In the past couple of years, downloading music from the Internet has exploded, with the most prominent and exciting development being the arrival of a format called MP3, which compresses files to an extent that it enables them to be digitally transferred very quickly. MP3 sites have popped up all over the Web, and pirates have been offering entire albums by cult bands (thousands of Radiohead sites offer rare music in the MP3 format). The Recording Industry Association of America apparently employs people whose full-time job is to surf the Internet in search of pirate sites offering free downloads. Legitimate sites offer otherwise unavailable music as MP3 files -- the Beastie Boys offer live cuts on their Web site, and tiny labels are offering personalized compilation discs as a way for fans to familiarize themselves with the music -- and record labels have begun teasing fans with advance screenings of new songs.
But the problem for the industry is that once you've got an MP3 file, you can dupe it thousands of times without any sound degeneration. How are labels and artists supposed to make money if you're copying entire albums and giving them to your friends?
Answer? They can't. The solution? The Madison Project, an experiment unveiled by the major labels last week that will test the potential for selling music directly from the Web to the home, removing those pesky middlemen, the retailers. For a fee -- apparently "consistent with our traditional pricing," Kevin Conroy of BMG told Billboard last week -- you can buy a record online, download it and the accompanying artwork and you've got your product, all without leaving the confines of your computer station.
Why are the labels in such a hurry to offer this option? Why else -- money. They don't have to pay for CD pressing, booklet printing or shipping, nor do they have to swallow the 30 percent markup that retailers normally make off the sale of a CD. Sounds to me like a scam in which the record companies make loads more money per piece without having to expend nearly the overhead costs. What's more, the music you download would then be protected against duplication -- you couldn't copy it for your friends, and you couldn't put a song on your next mix disc. Welcome to the future, one that's inevitable on a number of levels, one of which is that the major labels will try to milk as much profit as they can out of artists' music, at the expense of anyone who gets in their way.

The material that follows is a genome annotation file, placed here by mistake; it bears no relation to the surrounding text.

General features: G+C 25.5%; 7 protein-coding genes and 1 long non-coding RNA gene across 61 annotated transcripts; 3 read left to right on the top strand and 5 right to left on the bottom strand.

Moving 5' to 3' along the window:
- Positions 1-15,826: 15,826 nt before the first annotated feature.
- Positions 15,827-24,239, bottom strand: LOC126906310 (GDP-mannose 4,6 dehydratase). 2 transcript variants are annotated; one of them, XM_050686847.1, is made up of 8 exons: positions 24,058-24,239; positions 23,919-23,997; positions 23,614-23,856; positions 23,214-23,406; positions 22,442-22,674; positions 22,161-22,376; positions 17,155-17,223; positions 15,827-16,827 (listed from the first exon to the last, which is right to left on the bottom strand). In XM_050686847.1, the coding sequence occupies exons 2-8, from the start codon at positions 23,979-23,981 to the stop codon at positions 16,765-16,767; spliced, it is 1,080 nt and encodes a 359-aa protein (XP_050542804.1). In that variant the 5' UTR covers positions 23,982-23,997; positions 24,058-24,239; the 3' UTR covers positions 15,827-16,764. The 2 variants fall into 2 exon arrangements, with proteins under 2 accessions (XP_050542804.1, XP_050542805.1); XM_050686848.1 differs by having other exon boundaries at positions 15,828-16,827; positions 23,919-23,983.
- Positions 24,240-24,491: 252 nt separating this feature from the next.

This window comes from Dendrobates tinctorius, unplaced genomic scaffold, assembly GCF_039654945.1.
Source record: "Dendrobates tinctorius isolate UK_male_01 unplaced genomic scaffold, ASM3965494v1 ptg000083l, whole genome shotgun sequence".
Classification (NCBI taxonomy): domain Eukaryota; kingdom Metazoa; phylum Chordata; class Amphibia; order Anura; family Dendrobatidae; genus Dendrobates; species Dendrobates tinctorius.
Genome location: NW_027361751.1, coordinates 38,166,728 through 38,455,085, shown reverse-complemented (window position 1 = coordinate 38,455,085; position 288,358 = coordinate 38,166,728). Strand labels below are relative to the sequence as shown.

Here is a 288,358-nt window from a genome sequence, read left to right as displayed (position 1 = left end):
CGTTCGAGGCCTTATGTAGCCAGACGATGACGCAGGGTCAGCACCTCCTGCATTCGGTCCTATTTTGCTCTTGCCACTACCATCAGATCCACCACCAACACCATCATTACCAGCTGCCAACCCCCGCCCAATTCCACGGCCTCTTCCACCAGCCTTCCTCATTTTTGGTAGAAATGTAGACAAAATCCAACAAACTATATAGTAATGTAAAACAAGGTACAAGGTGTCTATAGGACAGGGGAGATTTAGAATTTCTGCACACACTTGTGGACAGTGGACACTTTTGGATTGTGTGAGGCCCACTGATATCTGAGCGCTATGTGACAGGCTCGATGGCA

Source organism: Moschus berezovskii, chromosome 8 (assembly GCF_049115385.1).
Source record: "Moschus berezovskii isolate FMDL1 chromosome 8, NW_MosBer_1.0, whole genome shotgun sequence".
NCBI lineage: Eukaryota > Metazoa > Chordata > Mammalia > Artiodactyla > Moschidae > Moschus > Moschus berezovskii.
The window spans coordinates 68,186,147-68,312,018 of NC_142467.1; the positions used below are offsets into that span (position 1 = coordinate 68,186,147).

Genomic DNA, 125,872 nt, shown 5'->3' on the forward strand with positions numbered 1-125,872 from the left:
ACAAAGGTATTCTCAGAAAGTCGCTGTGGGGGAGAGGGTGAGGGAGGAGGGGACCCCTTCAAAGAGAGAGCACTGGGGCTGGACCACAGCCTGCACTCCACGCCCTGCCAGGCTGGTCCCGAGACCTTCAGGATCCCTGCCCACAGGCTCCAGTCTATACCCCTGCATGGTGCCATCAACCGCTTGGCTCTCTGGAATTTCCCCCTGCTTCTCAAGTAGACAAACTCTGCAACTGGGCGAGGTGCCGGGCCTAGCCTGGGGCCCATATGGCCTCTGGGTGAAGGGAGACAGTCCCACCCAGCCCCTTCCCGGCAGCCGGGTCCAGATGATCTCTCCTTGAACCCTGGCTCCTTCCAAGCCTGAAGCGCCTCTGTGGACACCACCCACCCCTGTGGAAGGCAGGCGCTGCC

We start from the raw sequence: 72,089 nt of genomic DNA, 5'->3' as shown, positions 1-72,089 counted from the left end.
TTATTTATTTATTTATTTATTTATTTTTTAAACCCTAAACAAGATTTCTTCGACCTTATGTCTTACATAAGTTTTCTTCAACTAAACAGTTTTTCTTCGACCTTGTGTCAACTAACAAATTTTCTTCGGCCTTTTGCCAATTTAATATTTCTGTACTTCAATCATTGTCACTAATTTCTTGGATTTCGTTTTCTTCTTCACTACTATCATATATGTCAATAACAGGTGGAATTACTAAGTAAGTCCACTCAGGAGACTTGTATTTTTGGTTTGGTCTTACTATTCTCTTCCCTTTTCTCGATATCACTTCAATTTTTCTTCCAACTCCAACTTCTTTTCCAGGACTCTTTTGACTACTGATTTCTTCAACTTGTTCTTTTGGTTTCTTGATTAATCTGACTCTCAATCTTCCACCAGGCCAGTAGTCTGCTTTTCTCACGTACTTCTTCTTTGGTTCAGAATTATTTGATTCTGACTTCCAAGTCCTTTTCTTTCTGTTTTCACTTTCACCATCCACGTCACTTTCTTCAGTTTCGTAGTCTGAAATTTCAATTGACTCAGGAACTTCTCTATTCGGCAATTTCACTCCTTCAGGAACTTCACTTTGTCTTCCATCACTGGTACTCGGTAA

BLIP ALERT: Indie-rock stalwart Matador Records, home to the Jon Spencer Blues Explosion, Liz Phair, Belle and Sebastian, Arab Strap, the Arsonists, Cat Power, Boards of Canada and a host of others, has strayed further into the waters of the new wave of electronic music by inking a deal with the wonderful Warp Records out of England to license all of the previously unspoken-for records from that label. Warp is the home to the Aphex Twin, Squarepusher and Autechre, all of whose records are already licensed elsewhere in the States, but in the near future you'll be able to save some dough by buying at domestic prices the new releases from Nightmares on Wax, Plone (whose most recent 12-inch, "Plock" is glorious bubblegum electronica), Two Lone Swordsmen, Boards of Canada and Red Snapper. In the meantime, you can check out Matador's most recent electronic blip-and-bleep release, the sonically minimal work of Pole (a.k.a. Stefan Betke), who works mostly with old records, sampling the skips and jumps of the needle and transforming these sounds into music.
-- Randall Roberts
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